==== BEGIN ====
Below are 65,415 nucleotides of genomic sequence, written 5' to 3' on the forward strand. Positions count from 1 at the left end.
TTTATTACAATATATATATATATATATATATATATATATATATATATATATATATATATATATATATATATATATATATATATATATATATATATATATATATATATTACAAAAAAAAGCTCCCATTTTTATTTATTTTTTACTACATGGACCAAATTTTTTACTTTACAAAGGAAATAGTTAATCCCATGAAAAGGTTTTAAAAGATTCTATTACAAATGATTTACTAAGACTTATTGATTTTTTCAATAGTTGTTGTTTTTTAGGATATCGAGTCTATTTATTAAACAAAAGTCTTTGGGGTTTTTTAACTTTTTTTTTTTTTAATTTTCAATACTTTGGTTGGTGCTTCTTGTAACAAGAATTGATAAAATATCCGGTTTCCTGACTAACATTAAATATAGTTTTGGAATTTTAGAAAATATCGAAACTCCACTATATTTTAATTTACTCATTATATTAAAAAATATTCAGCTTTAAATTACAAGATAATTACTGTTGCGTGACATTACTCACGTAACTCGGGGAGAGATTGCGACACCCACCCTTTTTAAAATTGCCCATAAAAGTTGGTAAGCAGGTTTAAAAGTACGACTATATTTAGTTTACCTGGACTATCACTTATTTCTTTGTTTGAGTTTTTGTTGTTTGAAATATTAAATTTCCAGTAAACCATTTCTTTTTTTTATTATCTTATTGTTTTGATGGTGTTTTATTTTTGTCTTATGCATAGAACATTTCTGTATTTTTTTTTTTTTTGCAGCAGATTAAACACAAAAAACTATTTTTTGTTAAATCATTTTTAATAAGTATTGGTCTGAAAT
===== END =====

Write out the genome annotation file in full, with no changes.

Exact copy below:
Below are 65,415 nucleotides of genomic sequence, written 5' to 3' on the forward strand. Positions count from 1 at the left end.
TTTATTACAATATATATATATATATATATATATATATATATATATATATATATATATATATATATATATATATATATATATATATATATATATATATATATATATATTACAAAAAAAAGCTCCCATTTTTATTTATTTTTTACTACATGGACCAAATTTTTTACTTTACAAAGGAAATAGTTAATCCCATGAAAAGGTTTTAAAAGATTCTATTACAAATGATTTACTAAGACTTATTGATTTTTTCAATAGTTGTTGTTTTTTAGGATATCGAGTCTATTTATTAAACAAAAGTCTTTGGGGTTTTTTAACTTTTTTTTTTTTTAATTTTCAATACTTTGGTTGGTGCTTCTTGTAACAAGAATTGATAAAATATCCGGTTTCCTGACTAACATTAAATATAGTTTTGGAATTTTAGAAAATATCGAAACTCCACTATATTTTAATTTACTCATTATATTAAAAAATATTCAGCTTTAAATTACAAGATAATTACTGTTGCGTGACATTACTCACGTAACTCGGGGAGAGATTGCGACACCCACCCTTTTTAAAATTGCCCATAAAAGTTGGTAAGCAGGTTTAAAAGTACGACTATATTTAGTTTACCTGGACTATCACTTATTTCTTTGTTTGAGTTTTTGTTGTTTGAAATATTAAATTTCCAGTAAACCATTTCTTTTTTTTATTATCTTATTGTTTTGATGGTGTTTTATTTTTGTCTTATGCATAGAACATTTCTGTATTTTTTTTTTTTTTGCAGCAGATTAAACACAAAAAACTATTTTTTGTTAAATCATTTTTAATAAGTATTGGTCTGAAAT